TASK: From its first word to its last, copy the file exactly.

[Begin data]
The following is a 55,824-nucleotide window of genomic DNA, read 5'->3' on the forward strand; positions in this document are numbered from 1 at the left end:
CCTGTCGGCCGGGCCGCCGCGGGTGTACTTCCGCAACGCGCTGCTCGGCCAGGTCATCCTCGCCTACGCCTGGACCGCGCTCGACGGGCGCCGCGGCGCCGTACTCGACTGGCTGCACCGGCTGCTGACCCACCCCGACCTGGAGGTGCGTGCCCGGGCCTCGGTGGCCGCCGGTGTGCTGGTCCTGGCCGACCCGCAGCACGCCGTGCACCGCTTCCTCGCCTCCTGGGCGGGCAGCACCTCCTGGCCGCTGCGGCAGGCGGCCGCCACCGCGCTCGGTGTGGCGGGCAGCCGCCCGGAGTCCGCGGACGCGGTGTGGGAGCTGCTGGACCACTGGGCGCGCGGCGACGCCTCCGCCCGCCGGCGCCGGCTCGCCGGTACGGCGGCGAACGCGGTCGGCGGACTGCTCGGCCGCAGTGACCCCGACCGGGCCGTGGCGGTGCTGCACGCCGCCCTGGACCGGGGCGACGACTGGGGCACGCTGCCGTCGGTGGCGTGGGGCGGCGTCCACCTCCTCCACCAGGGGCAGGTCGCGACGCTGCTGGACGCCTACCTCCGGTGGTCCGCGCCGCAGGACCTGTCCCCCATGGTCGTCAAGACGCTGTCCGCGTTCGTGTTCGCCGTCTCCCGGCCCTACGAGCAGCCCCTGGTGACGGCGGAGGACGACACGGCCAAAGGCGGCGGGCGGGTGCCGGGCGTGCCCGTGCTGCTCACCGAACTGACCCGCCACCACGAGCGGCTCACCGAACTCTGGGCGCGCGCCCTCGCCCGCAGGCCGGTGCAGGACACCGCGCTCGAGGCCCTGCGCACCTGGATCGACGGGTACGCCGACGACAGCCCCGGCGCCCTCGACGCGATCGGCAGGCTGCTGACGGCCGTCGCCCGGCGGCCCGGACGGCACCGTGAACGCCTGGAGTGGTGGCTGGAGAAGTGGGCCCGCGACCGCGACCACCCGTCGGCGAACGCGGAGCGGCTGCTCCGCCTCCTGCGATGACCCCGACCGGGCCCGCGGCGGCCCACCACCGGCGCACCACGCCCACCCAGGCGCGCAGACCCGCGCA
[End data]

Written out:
The following is a 55,824-nucleotide window of genomic DNA, read 5'->3' on the forward strand; positions in this document are numbered from 1 at the left end:
CCTGTCGGCCGGGCCGCCGCGGGTGTACTTCCGCAACGCGCTGCTCGGCCAGGTCATCCTCGCCTACGCCTGGACCGCGCTCGACGGGCGCCGCGGCGCCGTACTCGACTGGCTGCACCGGCTGCTGACCCACCCCGACCTGGAGGTGCGTGCCCGGGCCTCGGTGGCCGCCGGTGTGCTGGTCCTGGCCGACCCGCAGCACGCCGTGCACCGCTTCCTCGCCTCCTGGGCGGGCAGCACCTCCTGGCCGCTGCGGCAGGCGGCCGCCACCGCGCTCGGTGTGGCGGGCAGCCGCCCGGAGTCCGCGGACGCGGTGTGGGAGCTGCTGGACCACTGGGCGCGCGGCGACGCCTCCGCCCGCCGGCGCCGGCTCGCCGGTACGGCGGCGAACGCGGTCGGCGGACTGCTCGGCCGCAGTGACCCCGACCGGGCCGTGGCGGTGCTGCACGCCGCCCTGGACCGGGGCGACGACTGGGGCACGCTGCCGTCGGTGGCGTGGGGCGGCGTCCACCTCCTCCACCAGGGGCAGGTCGCGACGCTGCTGGACGCCTACCTCCGGTGGTCCGCGCCGCAGGACCTGTCCCCCATGGTCGTCAAGACGCTGTCCGCGTTCGTGTTCGCCGTCTCCCGGCCCTACGAGCAGCCCCTGGTGACGGCGGAGGACGACACGGCCAAAGGCGGCGGGCGGGTGCCGGGCGTGCCCGTGCTGCTCACCGAACTGACCCGCCACCACGAGCGGCTCACCGAACTCTGGGCGCGCGCCCTCGCCCGCAGGCCGGTGCAGGACACCGCGCTCGAGGCCCTGCGCACCTGGATCGACGGGTACGCCGACGACAGCCCCGGCGCCCTCGACGCGATCGGCAGGCTGCTGACGGCCGTCGCCCGGCGGCCCGGACGGCACCGTGAACGCCTGGAGTGGTGGCTGGAGAAGTGGGCCCGCGACCGCGACCACCCGTCGGCGAACGCGGAGCGGCTGCTCCGCCTCCTGCGATGACCCCGACCGGGCCCGCGGCGGCCCACCACCGGCGCACCACGCCCACCCAGGCGCGCAGACCCGCGCA